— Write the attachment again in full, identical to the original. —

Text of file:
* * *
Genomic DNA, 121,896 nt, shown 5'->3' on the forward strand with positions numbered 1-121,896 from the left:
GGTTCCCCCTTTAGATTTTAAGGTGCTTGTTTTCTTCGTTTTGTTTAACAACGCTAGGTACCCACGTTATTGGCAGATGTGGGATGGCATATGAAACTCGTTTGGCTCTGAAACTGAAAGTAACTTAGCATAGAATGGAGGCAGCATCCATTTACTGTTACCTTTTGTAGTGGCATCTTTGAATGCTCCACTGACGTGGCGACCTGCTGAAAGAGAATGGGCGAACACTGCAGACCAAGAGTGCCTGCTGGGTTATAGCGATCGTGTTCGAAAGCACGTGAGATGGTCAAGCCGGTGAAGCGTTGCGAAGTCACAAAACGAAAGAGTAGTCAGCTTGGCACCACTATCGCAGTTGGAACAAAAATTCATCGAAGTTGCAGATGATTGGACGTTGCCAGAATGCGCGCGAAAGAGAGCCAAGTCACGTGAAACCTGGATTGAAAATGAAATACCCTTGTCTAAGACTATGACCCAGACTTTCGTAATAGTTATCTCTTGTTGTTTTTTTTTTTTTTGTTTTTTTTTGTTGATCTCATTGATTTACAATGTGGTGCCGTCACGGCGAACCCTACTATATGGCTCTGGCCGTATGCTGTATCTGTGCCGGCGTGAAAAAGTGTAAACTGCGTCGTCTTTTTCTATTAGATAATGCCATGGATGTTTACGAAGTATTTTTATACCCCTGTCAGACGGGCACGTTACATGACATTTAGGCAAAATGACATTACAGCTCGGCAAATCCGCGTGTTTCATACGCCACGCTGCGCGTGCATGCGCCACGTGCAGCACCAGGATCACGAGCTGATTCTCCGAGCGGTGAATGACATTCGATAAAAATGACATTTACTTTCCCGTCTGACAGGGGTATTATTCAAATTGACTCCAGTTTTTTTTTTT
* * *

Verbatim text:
Genomic DNA, 121,896 nt, shown 5'->3' on the forward strand with positions numbered 1-121,896 from the left:
GGTTCCCCCTTTAGATTTTAAGGTGCTTGTTTTCTTCGTTTTGTTTAACAACGCTAGGTACCCACGTTATTGGCAGATGTGGGATGGCATATGAAACTCGTTTGGCTCTGAAACTGAAAGTAACTTAGCATAGAATGGAGGCAGCATCCATTTACTGTTACCTTTTGTAGTGGCATCTTTGAATGCTCCACTGACGTGGCGACCTGCTGAAAGAGAATGGGCGAACACTGCAGACCAAGAGTGCCTGCTGGGTTATAGCGATCGTGTTCGAAAGCACGTGAGATGGTCAAGCCGGTGAAGCGTTGCGAAGTCACAAAACGAAAGAGTAGTCAGCTTGGCACCACTATCGCAGTTGGAACAAAAATTCATCGAAGTTGCAGATGATTGGACGTTGCCAGAATGCGCGCGAAAGAGAGCCAAGTCACGTGAAACCTGGATTGAAAATGAAATACCCTTGTCTAAGACTATGACCCAGACTTTCGTAATAGTTATCTCTTGTTGTTTTTTTTTTTTTTGTTTTTTTTTGTTGATCTCATTGATTTACAATGTGGTGCCGTCACGGCGAACCCTACTATATGGCTCTGGCCGTATGCTGTATCTGTGCCGGCGTGAAAAAGTGTAAACTGCGTCGTCTTTTTCTATTAGATAATGCCATGGATGTTTACGAAGTATTTTTATACCCCTGTCAGACGGGCACGTTACATGACATTTAGGCAAAATGACATTACAGCTCGGCAAATCCGCGTGTTTCATACGCCACGCTGCGCGTGCATGCGCCACGTGCAGCACCAGGATCACGAGCTGATTCTCCGAGCGGTGAATGACATTCGATAAAAATGACATTTACTTTCCCGTCTGACAGGGGTATTATTCAAATTGACTCCAGTTTTTTTTTTT